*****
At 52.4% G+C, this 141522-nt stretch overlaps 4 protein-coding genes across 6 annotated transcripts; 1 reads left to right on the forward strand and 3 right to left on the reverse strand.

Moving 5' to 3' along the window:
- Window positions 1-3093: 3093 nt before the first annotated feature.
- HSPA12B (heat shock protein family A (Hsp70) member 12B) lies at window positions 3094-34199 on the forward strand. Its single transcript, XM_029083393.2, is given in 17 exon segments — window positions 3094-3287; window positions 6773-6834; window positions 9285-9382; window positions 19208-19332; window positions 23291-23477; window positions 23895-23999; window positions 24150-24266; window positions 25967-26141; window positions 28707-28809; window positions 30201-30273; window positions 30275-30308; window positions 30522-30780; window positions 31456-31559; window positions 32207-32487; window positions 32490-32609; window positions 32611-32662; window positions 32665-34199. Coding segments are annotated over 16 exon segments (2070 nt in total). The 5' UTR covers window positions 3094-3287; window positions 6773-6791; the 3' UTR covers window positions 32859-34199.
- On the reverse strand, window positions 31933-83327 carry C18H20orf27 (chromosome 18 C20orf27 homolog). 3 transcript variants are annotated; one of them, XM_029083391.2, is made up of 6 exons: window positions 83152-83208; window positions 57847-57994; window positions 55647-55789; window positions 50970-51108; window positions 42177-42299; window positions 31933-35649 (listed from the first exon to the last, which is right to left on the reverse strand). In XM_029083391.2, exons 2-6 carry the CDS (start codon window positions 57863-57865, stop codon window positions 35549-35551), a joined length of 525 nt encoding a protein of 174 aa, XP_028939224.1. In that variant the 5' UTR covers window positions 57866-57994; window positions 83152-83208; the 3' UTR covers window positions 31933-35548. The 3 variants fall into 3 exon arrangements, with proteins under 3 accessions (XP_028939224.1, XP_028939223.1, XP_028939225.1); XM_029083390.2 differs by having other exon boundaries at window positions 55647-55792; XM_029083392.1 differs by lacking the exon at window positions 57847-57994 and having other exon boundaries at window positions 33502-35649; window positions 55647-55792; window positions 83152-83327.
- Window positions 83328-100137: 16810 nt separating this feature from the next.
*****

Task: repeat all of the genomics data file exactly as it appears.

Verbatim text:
At 52.4% G+C, this 141522-nt stretch overlaps 4 protein-coding genes across 6 annotated transcripts; 1 reads left to right on the forward strand and 3 right to left on the reverse strand.

Moving 5' to 3' along the window:
- Window positions 1-3093: 3093 nt before the first annotated feature.
- HSPA12B (heat shock protein family A (Hsp70) member 12B) lies at window positions 3094-34199 on the forward strand. Its single transcript, XM_029083393.2, is given in 17 exon segments — window positions 3094-3287; window positions 6773-6834; window positions 9285-9382; window positions 19208-19332; window positions 23291-23477; window positions 23895-23999; window positions 24150-24266; window positions 25967-26141; window positions 28707-28809; window positions 30201-30273; window positions 30275-30308; window positions 30522-30780; window positions 31456-31559; window positions 32207-32487; window positions 32490-32609; window positions 32611-32662; window positions 32665-34199. Coding segments are annotated over 16 exon segments (2070 nt in total). The 5' UTR covers window positions 3094-3287; window positions 6773-6791; the 3' UTR covers window positions 32859-34199.
- On the reverse strand, window positions 31933-83327 carry C18H20orf27 (chromosome 18 C20orf27 homolog). 3 transcript variants are annotated; one of them, XM_029083391.2, is made up of 6 exons: window positions 83152-83208; window positions 57847-57994; window positions 55647-55789; window positions 50970-51108; window positions 42177-42299; window positions 31933-35649 (listed from the first exon to the last, which is right to left on the reverse strand). In XM_029083391.2, exons 2-6 carry the CDS (start codon window positions 57863-57865, stop codon window positions 35549-35551), a joined length of 525 nt encoding a protein of 174 aa, XP_028939224.1. In that variant the 5' UTR covers window positions 57866-57994; window positions 83152-83208; the 3' UTR covers window positions 31933-35548. The 3 variants fall into 3 exon arrangements, with proteins under 3 accessions (XP_028939224.1, XP_028939223.1, XP_028939225.1); XM_029083390.2 differs by having other exon boundaries at window positions 55647-55792; XM_029083392.1 differs by lacking the exon at window positions 57847-57994 and having other exon boundaries at window positions 33502-35649; window positions 55647-55792; window positions 83152-83327.
- Window positions 83328-100137: 16810 nt separating this feature from the next.